Jan Vijg, Ph.D.Since the 19th century, average life expectancy has risen almost continuously thanks to improvements in public health, diet, the environment and other areas. On average, for example, U.S. babies born today can expect to live nearly until age 79 compared with an average life expectancy of only 47 for Americans born in 1900. Since the 1970s, the maximum duration of life—the age to which the oldest people live—has also risen. But according to the Einstein researchers, this upward arc for maximal lifespan has a ceiling—and we’ve already touched it.

Demographers as well as biologists have contended there is no reason to think that the ongoing increase in maximum lifespan will end soon,” said senior author Jan Vijg, Ph.D., professor and chair of genetics, the Lola and Saul Kramer Chair in Molecular Genetics, and professor of ophthalmology & visual sciences at Einstein. “But our data strongly suggest that it has already been attained and that this happened in the 1990s.”

Dr. Vijg and his colleagues analyzed data from the Human Mortality Database, which compiles mortality and population data from more than 40 countries. Since 1900, those countries generally show a decline in late-life mortality: The fraction of each birth cohort (i.e., people born in a particular year) who survive to old age (defined as 70 and up) increased with their calendar year of birth, pointing toward a continuing increase in average life expectancy.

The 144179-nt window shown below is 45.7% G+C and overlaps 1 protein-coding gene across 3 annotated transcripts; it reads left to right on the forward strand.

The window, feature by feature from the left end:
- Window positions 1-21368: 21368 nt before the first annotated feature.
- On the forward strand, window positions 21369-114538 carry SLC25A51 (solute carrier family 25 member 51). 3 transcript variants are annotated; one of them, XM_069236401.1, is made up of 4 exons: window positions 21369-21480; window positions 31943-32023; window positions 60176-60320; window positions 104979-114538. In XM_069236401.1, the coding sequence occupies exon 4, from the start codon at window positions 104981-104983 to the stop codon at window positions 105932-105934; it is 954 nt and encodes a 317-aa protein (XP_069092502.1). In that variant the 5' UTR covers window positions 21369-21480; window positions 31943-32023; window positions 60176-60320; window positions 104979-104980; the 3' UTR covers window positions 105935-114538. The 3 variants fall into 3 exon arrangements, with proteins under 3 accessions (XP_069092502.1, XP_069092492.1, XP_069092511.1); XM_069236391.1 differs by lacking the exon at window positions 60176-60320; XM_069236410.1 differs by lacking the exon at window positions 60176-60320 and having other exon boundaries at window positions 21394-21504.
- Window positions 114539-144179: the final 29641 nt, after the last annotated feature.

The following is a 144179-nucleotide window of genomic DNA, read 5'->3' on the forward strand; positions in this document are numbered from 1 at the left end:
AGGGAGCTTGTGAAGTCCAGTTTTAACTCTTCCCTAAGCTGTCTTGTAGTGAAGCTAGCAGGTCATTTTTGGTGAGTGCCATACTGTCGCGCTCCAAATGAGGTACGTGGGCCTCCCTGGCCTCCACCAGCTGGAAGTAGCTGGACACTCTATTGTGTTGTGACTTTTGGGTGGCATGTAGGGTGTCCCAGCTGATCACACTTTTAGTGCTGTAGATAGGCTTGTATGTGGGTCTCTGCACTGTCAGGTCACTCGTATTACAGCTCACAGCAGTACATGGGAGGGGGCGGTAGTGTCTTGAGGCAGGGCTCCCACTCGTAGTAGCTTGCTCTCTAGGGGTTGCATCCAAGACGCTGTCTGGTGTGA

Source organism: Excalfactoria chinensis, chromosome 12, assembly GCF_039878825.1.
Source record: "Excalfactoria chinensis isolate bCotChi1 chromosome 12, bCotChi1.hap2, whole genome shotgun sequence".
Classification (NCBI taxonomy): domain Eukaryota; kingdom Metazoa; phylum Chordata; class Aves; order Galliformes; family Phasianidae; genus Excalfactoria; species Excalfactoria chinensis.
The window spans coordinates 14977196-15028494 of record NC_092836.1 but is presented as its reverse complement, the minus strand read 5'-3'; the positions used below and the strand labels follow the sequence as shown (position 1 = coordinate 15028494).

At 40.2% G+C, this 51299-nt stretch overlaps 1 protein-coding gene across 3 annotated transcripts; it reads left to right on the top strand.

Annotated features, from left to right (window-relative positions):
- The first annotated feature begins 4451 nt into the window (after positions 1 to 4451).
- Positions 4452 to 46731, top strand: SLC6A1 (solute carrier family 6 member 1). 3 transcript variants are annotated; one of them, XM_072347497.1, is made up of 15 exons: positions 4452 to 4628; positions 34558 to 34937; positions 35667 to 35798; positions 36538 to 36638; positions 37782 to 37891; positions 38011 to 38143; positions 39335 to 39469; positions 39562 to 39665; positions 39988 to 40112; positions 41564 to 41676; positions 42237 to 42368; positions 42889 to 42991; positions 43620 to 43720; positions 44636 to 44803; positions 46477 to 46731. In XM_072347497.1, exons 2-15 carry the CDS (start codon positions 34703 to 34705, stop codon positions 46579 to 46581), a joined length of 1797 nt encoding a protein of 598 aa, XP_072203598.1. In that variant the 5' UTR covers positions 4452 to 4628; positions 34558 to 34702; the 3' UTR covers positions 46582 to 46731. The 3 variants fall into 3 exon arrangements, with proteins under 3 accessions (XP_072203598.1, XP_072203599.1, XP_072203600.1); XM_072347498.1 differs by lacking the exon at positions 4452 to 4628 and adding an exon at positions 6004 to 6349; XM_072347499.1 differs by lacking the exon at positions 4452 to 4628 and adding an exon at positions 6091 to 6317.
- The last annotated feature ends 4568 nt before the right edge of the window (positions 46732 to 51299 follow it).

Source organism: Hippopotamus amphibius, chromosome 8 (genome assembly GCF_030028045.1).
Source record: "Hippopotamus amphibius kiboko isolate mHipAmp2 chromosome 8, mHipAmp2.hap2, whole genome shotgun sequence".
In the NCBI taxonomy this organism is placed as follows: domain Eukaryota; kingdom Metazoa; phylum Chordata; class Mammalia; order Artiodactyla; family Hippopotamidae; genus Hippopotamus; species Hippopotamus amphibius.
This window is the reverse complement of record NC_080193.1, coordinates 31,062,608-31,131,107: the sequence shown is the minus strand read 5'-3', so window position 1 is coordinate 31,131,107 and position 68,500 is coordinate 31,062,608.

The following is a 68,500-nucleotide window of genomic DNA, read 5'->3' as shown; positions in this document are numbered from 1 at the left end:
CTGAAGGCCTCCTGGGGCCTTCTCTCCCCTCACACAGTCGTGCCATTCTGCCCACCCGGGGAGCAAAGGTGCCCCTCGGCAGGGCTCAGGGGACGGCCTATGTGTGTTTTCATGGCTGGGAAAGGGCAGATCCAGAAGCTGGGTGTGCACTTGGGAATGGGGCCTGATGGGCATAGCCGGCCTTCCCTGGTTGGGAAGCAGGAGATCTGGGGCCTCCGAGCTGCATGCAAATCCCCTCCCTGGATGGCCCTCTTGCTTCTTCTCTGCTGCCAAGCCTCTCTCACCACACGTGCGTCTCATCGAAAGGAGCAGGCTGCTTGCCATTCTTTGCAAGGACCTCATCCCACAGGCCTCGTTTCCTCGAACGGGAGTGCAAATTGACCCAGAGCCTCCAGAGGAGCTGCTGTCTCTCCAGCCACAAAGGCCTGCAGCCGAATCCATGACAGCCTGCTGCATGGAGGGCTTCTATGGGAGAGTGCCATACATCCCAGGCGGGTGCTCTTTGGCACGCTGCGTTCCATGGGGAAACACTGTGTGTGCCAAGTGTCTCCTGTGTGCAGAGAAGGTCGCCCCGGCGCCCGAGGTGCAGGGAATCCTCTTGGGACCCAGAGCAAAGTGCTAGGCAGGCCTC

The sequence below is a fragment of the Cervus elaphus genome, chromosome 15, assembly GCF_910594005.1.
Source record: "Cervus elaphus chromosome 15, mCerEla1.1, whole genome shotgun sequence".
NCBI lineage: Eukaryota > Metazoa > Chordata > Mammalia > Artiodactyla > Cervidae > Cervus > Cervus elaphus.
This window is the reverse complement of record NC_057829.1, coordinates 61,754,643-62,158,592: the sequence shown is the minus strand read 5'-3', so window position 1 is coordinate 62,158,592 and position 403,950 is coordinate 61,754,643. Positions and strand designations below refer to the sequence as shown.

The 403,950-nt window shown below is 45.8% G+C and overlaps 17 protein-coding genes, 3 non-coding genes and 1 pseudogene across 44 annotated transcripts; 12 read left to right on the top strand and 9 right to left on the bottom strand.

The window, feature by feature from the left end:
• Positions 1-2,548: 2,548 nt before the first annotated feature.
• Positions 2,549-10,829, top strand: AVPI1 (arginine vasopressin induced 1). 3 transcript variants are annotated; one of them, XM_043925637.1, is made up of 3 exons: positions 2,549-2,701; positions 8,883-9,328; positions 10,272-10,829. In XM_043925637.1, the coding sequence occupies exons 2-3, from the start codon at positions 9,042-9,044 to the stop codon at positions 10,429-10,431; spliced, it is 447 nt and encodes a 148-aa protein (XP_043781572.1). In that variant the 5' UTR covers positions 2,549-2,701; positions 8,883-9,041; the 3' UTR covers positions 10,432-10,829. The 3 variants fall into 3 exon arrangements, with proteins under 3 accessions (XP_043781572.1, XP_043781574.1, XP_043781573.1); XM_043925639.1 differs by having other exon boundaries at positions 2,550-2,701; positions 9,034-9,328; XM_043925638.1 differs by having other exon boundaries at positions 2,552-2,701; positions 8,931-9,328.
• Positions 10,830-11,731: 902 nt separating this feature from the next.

But when the researchers looked at survival improvements since 1900 for people aged 100 and above, they found that gains in survival peaked at around 100 and then declined rapidly, regardless of the year people were born. “This finding indicates diminishing gains in reducing late-life mortality and a possible limit to human lifespan,” said Dr. Vijg.

Demographers as well as biologists have contended there is no reason to think that the ongoing increase in maximum lifespan will end soon, but our data strongly suggest that it has already been attained and that this happened in the 1990s.”

Jan Vijg, Ph.D.